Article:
On wanders Bibi, down the Boul' Mich', towards that dim and classic retreat, governed by M. Theo—the Cafe Procope. Memories of great menhaunt the place. Relics remain : "la table de M. de Voltaire," scarred and chipped. Tourists come to inspect it; and although M. Theo cannot point out the precise crack on which the philosopher's coffee stood, nor the corners at which Marat, Danton, and Robespierre sat, nor Gambetta's favourite seat twenty-seven years ago, he has a wondrous knowledge of the times that makes him the personal intimate of these five great ghosts of the Procope. M. Theo, too, is a Bohemian. He, too, winks as Bibi appears. Should any innocent worldling inquire Who is Bibi? M. Theo will reply, " Un drole," an original, with an amazing past. . . . Secretary, valet, anything and everything, to Paul Verlaine was Bibi, six years ago. They met in the Procope, where Verlaine used to take his absinthe. Soon, a close friendship sprang up between the two: Bibi amused and interested the poet. When Verlaine was stupefied with absinthe, it was Bibi who led him home. When Verlaine had no money to buy absinthe, it was Bibi who sold the poet's autographs on the Boul' Mich' and his books on the quays. Sometimes Verlaine lost his temper — but Bibi never complained. He was proud of his position; admired and adored the poet, whom he called "le Maitre," and who called him "la Puree." 
Portrait d'homme (Bibi-la-Purée?) 
Pablo Picasso, 1901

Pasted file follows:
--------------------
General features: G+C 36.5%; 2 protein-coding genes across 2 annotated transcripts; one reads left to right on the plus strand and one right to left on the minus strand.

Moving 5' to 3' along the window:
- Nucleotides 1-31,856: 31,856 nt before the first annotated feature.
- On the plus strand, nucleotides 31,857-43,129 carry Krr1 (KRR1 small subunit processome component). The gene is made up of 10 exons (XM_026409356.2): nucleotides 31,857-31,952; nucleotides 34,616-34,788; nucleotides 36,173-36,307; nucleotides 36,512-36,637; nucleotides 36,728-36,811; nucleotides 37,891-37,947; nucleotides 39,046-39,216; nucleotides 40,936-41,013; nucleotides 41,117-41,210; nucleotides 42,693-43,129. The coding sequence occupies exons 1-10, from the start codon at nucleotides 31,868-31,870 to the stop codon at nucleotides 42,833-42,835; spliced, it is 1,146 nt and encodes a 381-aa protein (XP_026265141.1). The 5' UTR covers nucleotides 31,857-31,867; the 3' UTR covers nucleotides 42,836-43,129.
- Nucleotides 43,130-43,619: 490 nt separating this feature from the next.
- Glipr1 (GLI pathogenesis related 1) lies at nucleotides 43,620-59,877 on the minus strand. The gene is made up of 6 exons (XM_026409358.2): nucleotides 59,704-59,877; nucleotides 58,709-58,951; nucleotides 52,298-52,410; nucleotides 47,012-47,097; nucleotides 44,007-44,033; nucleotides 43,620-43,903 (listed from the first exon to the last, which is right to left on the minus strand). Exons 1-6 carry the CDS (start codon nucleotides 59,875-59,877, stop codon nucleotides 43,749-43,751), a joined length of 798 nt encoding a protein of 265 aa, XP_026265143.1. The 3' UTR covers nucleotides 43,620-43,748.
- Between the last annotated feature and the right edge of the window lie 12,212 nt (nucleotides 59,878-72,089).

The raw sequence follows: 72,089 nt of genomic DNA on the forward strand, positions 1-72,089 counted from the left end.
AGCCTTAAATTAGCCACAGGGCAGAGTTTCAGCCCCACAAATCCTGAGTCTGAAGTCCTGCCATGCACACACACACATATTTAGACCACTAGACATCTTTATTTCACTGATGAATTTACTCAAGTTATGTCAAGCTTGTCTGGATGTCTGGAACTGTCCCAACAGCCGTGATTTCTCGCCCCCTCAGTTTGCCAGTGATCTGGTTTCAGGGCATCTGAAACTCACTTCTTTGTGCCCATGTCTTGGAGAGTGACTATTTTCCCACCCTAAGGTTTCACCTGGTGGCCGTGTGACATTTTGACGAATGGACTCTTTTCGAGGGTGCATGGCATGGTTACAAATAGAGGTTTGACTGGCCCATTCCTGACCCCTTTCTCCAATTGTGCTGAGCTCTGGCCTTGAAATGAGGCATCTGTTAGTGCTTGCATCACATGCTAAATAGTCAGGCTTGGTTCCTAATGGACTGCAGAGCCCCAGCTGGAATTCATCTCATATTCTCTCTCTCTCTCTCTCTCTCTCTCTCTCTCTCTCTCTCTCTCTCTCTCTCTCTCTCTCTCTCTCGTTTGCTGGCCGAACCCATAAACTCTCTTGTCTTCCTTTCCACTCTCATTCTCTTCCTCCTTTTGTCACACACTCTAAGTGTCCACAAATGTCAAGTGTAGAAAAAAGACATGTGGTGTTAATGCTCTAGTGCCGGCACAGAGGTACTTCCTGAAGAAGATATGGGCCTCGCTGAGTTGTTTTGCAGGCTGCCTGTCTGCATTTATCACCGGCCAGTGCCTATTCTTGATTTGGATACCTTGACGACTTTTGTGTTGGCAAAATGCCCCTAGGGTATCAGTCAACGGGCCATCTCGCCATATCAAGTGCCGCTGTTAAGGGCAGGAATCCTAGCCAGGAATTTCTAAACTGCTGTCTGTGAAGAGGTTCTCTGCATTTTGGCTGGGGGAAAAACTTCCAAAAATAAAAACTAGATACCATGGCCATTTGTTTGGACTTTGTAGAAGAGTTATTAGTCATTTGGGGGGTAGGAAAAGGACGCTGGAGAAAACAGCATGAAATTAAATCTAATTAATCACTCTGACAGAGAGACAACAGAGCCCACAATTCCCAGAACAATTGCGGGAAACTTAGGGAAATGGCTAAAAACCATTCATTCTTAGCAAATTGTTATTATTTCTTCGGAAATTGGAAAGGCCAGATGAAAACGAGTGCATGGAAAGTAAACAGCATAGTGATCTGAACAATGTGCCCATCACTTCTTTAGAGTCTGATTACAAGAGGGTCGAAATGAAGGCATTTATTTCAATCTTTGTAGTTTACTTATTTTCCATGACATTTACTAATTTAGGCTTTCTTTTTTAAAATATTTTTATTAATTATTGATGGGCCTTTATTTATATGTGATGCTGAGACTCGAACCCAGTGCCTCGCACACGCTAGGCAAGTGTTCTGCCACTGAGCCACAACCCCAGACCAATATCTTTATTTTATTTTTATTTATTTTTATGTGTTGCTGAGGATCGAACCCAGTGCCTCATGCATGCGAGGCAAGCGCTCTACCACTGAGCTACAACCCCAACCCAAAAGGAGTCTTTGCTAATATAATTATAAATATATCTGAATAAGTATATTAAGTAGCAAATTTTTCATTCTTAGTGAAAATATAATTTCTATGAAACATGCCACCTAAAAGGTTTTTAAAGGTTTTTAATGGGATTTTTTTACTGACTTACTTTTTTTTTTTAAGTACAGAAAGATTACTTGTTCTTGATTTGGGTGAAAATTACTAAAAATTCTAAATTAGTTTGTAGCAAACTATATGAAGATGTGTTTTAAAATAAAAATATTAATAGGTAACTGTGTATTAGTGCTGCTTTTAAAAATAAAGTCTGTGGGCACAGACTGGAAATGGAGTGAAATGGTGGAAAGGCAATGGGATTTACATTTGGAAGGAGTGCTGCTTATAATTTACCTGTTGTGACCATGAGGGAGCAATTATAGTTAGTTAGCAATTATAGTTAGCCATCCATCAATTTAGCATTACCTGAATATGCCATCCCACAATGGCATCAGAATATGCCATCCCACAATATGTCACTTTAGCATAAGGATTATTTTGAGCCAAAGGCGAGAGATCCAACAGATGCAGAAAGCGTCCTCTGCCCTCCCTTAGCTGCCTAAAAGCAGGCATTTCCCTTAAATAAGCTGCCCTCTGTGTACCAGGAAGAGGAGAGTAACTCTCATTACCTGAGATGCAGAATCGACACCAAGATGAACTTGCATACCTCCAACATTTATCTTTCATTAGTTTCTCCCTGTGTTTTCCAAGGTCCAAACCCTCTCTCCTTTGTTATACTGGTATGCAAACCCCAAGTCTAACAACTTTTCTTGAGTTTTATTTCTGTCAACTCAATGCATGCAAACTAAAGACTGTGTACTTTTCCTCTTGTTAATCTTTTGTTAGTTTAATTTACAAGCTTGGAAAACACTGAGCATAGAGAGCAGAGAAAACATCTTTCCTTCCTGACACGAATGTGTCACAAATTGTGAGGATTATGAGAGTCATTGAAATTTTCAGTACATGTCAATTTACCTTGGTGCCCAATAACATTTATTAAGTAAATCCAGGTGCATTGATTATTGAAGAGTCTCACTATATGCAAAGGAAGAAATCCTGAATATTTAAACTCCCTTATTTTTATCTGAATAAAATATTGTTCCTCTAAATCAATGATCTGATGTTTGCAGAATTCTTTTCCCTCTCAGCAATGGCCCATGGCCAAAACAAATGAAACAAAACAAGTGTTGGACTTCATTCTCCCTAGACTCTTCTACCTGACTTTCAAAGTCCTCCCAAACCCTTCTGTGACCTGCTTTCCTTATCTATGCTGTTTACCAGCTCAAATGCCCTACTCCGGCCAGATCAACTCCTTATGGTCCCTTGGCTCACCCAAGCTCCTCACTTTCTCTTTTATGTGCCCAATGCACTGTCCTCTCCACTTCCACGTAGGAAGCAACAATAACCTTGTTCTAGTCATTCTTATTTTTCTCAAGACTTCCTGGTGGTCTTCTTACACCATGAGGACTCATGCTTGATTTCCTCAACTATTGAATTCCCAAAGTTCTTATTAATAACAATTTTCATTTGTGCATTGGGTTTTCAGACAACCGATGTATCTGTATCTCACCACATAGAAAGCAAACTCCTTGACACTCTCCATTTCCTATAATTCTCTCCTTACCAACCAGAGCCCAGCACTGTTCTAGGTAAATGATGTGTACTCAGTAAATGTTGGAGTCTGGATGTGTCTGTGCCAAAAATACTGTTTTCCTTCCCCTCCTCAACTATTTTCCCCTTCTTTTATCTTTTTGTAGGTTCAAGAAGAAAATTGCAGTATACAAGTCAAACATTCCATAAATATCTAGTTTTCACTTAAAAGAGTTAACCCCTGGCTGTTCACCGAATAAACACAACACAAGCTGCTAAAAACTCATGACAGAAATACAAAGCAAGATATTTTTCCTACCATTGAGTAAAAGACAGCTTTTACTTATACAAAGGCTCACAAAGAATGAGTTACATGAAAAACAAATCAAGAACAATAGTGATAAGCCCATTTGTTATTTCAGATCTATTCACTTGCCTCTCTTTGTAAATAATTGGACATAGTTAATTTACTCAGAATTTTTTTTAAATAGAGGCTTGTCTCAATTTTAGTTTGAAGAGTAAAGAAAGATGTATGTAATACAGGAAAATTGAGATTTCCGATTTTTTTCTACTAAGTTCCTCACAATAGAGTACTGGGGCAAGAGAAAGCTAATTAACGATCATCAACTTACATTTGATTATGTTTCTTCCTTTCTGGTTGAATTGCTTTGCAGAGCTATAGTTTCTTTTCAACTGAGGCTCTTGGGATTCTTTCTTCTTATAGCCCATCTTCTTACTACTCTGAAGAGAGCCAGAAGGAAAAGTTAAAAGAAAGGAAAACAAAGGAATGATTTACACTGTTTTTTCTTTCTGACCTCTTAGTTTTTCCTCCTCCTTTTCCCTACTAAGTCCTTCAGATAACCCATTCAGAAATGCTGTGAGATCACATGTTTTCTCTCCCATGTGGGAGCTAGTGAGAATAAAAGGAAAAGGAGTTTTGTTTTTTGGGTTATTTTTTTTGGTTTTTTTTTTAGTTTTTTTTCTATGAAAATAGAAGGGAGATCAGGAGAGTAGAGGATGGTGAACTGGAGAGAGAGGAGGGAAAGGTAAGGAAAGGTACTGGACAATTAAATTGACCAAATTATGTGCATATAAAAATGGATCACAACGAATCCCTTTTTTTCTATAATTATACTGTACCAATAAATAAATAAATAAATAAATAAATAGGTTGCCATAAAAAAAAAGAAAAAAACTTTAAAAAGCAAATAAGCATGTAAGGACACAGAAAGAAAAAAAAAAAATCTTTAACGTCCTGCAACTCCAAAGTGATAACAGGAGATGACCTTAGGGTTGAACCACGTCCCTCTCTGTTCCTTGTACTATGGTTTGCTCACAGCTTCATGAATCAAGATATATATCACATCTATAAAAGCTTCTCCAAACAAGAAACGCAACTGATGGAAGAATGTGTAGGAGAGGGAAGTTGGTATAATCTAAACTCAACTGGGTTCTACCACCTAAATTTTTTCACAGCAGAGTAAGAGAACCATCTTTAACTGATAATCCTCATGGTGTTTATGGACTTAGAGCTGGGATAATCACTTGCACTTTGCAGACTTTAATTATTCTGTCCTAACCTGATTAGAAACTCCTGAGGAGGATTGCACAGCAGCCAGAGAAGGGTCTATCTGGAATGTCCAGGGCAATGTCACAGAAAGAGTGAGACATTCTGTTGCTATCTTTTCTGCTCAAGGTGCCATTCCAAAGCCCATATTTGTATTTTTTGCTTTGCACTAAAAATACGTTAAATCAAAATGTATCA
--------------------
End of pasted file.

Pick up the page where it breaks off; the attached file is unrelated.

Two years passed; Verlaine fell ill. In spite of Bibi's tender care he grew worse, and was removed to the hospital, where he died—leaving Bibi a legacy of three shirts. Then, for the first time, sorrow came upon Bibi. He was a mere youth of sixty, but felt a hundred, he declared; and forsaking old haunts, wandered sadly about the quays at night, and in silent streets, and in the shade of the Luxembourg. Soon, however, he returned to the Procope, with a parcel under his arm. M. Theo received him tenderly; together, they recalled old times—when Verlaine was there, sipping absinthe, talking brilliantly, surrounded by the Jeunesse; together, they brought forth Verlaine relics, letters, books, and the three shirts (from the parcel) which Bibi had inherited; together, they talked for hours and hours, sighing and sipping: until Bibi made his famous declaration that he would never lend those shirts and never put on any others. Months went by; Bibi lost his melancholy, was seen rejoicing at the Procope again. No one knew how he lived, nor where; but he got constant bocks and supper sometimes: he was amusing, always obliging. He would run long errands; he would gain grace from Paul's long-suffering landlord. He would sell books on the quays; he knew better than any student how to deal with the officials at the Mont-de-Piete. But all at once a strange passion took possession of him. He had not known it in his youth—it seized him suddenly, and amounted, in short, to this terrible vice: an irresistible craving for other people's umbrellas. His honour tottered before them. Old or new, shabby or smart, they stirred in him dishonest emotion. He would use stratagem, craft: visit corners casually, linger by hatstands lazily, disappear suddenly, until someone would say, "Tiens, ou est Bibi? Et tiens, ou est mon parapluie?" Next morning Bibi would enter the Procope as though nothing had happened, and if accused, reply, "What? I steal umbrellas? I? Bibi la Puree? L'ami du Maitre? Jamais ! Jamais! " Yet friends grew cold to Bibi: instead of the old wink of greeting- when they saw him, began to grasp their umbrellas. They gave him fewer bocks now, fewer suppers; until the anniversary of Verlaine's death approached and a pilgrimage to his tomb was planned. At that moment all hearts went out to Bibi, and all subscribed for a new suit (worthy to go over Verlaine's shirts), and presented it to Bibi at the Procope, after much sympathetic sipping and many a sentimental speech. At the grave Bibi wept bitterly, and the mourners, pitying him, resolved to feast him when the ceremony was done. But alas! Bibi's soul had been stirred by a stack of umbrellas leaning against a tree. It was too much for him: drying his tears, he slipped away, and with him disappeared no less than fifteen umbrellas.